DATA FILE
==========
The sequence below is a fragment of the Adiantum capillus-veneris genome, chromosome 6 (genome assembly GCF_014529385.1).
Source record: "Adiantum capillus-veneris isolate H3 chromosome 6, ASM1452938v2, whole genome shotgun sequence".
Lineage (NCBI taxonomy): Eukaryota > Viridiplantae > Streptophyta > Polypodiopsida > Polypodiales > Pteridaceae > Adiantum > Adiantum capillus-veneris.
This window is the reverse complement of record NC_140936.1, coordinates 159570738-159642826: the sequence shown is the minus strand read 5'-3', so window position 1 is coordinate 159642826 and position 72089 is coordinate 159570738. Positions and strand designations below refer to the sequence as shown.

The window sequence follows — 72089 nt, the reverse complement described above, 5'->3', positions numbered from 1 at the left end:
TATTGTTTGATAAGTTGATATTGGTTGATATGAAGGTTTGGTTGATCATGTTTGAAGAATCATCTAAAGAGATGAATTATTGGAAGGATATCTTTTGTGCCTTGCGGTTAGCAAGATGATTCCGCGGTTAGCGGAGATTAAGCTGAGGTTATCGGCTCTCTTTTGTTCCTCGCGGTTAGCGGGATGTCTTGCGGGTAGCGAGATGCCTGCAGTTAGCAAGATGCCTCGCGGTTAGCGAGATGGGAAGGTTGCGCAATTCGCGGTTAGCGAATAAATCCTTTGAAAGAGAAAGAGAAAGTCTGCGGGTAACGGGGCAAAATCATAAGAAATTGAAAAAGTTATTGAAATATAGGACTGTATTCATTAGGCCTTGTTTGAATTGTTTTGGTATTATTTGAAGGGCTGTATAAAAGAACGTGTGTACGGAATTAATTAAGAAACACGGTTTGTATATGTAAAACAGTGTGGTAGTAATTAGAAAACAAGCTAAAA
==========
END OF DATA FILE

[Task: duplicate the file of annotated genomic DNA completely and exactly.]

The sequence below is a fragment of the Adiantum capillus-veneris genome, chromosome 6 (genome assembly GCF_014529385.1).
Source record: "Adiantum capillus-veneris isolate H3 chromosome 6, ASM1452938v2, whole genome shotgun sequence".
Lineage (NCBI taxonomy): Eukaryota > Viridiplantae > Streptophyta > Polypodiopsida > Polypodiales > Pteridaceae > Adiantum > Adiantum capillus-veneris.
This window is the reverse complement of record NC_140936.1, coordinates 159570738-159642826: the sequence shown is the minus strand read 5'-3', so window position 1 is coordinate 159642826 and position 72089 is coordinate 159570738. Positions and strand designations below refer to the sequence as shown.

The window sequence follows — 72089 nt, the reverse complement described above, 5'->3', positions numbered from 1 at the left end:
TATTGTTTGATAAGTTGATATTGGTTGATATGAAGGTTTGGTTGATCATGTTTGAAGAATCATCTAAAGAGATGAATTATTGGAAGGATATCTTTTGTGCCTTGCGGTTAGCAAGATGATTCCGCGGTTAGCGGAGATTAAGCTGAGGTTATCGGCTCTCTTTTGTTCCTCGCGGTTAGCGGGATGTCTTGCGGGTAGCGAGATGCCTGCAGTTAGCAAGATGCCTCGCGGTTAGCGAGATGGGAAGGTTGCGCAATTCGCGGTTAGCGAATAAATCCTTTGAAAGAGAAAGAGAAAGTCTGCGGGTAACGGGGCAAAATCATAAGAAATTGAAAAAGTTATTGAAATATAGGACTGTATTCATTAGGCCTTGTTTGAATTGTTTTGGTATTATTTGAAGGGCTGTATAAAAGAACGTGTGTACGGAATTAATTAAGAAACACGGTTTGTATATGTAAAACAGTGTGGTAGTAATTAGAAAACAAGCTAAAA